Apple’s products are often seen as being priced “at a premium”. This is mostly a matter of perception, but in certain categories Apple’s products are priced above the industry average (though probably still affordable to sufficiently large populations). As a result, when competitors launch lower-priced products there is a tendency to expect Apple to react and reduce its prices to compete.
This expectation was evident when AT&T had an exclusive on the iPhone. The assumption among many (expressed in comments here as well as elsewhere) was that a switch to multi-carrier distribution would result in a price reduction and consequently a reduction in margins.
It was evident in the iPod and the Mac businesses over the years as prices for competing products collapsed.
It is also evident with respect to the iPad where expectations are that the Kindle will cause a reduction in the iPad price (and presumably in the margin).
However, the data we have from Apple on their pricing shows no concessions to competitive price pressure. The following chart shows the historic prices that Apple was able to obtain for its main product lines:
Over the time span shown (six years) the Mac and iPod saw modest price erosion as would be expected from declines in component costs but there is little evidence that Apple altered fundamental price points (note that these values represent pricing to the channel not to consumers who pay for retail mark-up or discounting/subsidy/taxation).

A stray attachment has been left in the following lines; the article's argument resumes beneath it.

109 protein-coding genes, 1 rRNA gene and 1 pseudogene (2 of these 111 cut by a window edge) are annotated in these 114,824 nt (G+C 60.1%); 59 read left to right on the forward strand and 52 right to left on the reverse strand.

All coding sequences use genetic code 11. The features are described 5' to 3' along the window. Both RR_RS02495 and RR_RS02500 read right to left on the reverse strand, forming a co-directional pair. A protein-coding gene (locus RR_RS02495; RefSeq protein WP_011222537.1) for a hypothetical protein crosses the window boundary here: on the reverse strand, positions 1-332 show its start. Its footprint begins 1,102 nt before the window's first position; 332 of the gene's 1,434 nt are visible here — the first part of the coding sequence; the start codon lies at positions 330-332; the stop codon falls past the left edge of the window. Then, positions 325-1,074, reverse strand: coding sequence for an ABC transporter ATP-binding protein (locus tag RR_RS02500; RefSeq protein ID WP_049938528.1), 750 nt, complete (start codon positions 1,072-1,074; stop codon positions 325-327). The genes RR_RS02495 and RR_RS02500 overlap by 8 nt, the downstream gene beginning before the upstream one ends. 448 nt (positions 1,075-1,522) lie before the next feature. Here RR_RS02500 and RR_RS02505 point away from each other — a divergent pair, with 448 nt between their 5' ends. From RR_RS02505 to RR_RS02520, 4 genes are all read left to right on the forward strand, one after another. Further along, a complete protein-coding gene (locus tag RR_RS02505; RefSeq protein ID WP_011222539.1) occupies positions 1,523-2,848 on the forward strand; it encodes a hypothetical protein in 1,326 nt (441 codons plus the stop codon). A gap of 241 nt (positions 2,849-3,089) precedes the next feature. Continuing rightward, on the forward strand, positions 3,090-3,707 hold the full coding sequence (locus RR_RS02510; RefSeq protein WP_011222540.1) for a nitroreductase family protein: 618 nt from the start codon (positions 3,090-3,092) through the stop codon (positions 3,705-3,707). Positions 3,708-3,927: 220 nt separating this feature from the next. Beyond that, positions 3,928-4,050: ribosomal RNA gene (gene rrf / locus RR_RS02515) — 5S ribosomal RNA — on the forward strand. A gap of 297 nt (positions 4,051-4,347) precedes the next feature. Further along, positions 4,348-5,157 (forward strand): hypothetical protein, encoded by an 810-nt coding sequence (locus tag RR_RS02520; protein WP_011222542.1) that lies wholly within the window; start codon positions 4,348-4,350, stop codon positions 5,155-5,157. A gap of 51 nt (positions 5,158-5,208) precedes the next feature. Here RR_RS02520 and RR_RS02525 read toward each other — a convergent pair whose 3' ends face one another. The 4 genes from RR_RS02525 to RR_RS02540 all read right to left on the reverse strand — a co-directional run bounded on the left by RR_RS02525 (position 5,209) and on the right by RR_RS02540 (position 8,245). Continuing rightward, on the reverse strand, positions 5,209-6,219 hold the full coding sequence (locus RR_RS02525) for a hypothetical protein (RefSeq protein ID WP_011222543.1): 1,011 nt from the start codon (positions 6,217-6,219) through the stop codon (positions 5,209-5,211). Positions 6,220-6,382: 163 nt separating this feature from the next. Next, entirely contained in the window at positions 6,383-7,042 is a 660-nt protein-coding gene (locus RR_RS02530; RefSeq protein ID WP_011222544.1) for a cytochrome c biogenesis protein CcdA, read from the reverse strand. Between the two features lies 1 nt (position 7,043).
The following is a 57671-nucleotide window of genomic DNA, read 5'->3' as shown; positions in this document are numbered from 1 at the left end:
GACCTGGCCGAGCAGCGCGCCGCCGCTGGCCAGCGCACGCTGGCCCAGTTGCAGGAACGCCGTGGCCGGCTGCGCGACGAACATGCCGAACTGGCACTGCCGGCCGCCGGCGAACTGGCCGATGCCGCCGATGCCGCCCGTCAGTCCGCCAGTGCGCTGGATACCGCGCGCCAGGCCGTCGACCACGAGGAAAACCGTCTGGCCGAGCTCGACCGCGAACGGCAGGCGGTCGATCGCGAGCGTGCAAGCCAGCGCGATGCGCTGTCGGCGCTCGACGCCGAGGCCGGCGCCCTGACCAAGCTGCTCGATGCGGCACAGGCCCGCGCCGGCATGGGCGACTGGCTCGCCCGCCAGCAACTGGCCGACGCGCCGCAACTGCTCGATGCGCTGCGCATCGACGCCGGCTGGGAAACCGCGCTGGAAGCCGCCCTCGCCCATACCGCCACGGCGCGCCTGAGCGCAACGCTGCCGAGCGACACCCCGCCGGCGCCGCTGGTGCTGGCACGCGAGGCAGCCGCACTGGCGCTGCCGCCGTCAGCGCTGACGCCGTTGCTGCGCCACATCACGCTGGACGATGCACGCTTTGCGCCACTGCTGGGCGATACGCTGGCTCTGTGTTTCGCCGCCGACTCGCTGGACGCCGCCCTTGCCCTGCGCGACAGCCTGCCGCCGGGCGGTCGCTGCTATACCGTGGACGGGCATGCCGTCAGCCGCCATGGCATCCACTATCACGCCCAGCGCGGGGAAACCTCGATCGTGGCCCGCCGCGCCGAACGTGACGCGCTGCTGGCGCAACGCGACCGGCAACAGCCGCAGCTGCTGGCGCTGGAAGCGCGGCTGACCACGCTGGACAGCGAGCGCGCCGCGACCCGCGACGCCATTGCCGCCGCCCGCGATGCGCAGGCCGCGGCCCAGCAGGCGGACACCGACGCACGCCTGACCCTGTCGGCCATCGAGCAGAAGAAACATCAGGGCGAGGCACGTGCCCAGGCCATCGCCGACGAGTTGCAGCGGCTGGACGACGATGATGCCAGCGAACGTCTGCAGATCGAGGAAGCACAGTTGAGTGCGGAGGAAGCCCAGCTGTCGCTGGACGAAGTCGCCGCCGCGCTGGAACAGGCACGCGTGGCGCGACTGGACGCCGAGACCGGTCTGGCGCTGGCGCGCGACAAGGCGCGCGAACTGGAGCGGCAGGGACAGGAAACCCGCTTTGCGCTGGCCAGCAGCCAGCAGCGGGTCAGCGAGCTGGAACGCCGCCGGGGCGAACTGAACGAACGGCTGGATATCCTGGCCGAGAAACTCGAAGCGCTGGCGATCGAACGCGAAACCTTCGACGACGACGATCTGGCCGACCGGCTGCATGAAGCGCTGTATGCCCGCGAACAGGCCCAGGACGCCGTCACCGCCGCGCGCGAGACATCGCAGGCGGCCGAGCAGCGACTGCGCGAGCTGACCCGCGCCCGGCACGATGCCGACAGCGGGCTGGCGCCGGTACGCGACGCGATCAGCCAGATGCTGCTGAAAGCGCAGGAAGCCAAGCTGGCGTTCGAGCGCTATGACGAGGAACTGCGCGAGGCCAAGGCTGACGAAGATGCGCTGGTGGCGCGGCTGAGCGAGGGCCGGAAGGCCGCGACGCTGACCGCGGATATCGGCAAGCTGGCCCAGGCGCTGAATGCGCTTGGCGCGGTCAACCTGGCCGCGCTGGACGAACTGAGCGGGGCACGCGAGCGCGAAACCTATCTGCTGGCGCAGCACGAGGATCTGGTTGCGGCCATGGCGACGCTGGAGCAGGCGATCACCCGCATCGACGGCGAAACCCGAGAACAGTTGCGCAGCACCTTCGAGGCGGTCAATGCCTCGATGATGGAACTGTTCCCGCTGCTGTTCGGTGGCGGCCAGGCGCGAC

Similarly, both the iPhone and iPad have held prices very consistently. There is some seasonality as products are launched and there were a few quarters where the original iPhone was priced differently, with operator service revenue sharing lowering the up-front price. But there is a consistency to these products that speaks of a strategy that avoids price-based competition.
In the latest quarter Apple launched a few new price points for the iPhone. With the 3GS and the iPhone 4 and 4S available, Apple had the closest it ever came to a phone portfolio. There was some anticipation that the 3GS price point ($375) would impact the average selling price. However Tim Cook stated that the 4S was the most popular product. Furthermore, the 4S introduced a higher capacity (64GB) which offered a new, higher price point.
As a result, the ASP for the iPhone actually increased to about $660 in Q4. During the launch quarter the iPhone ASP does tend to be higher but history shows that the variance is small. Gifting seasons also affect pricing where the mix shifts to lower priced variants as seen with the iPad and iPod, but again, these are not great changes and entirely due to mix shift. There is no discounting.
The evidence I see is that Apple does not change pricing but rather stakes out a specific price point as resonating with consumers given their positioning. They then doggedly stick to it. Competitors tend to exploit open price points or try to position with specs on the same spots Apple occupies. That’s not a game I observe being played by Apple.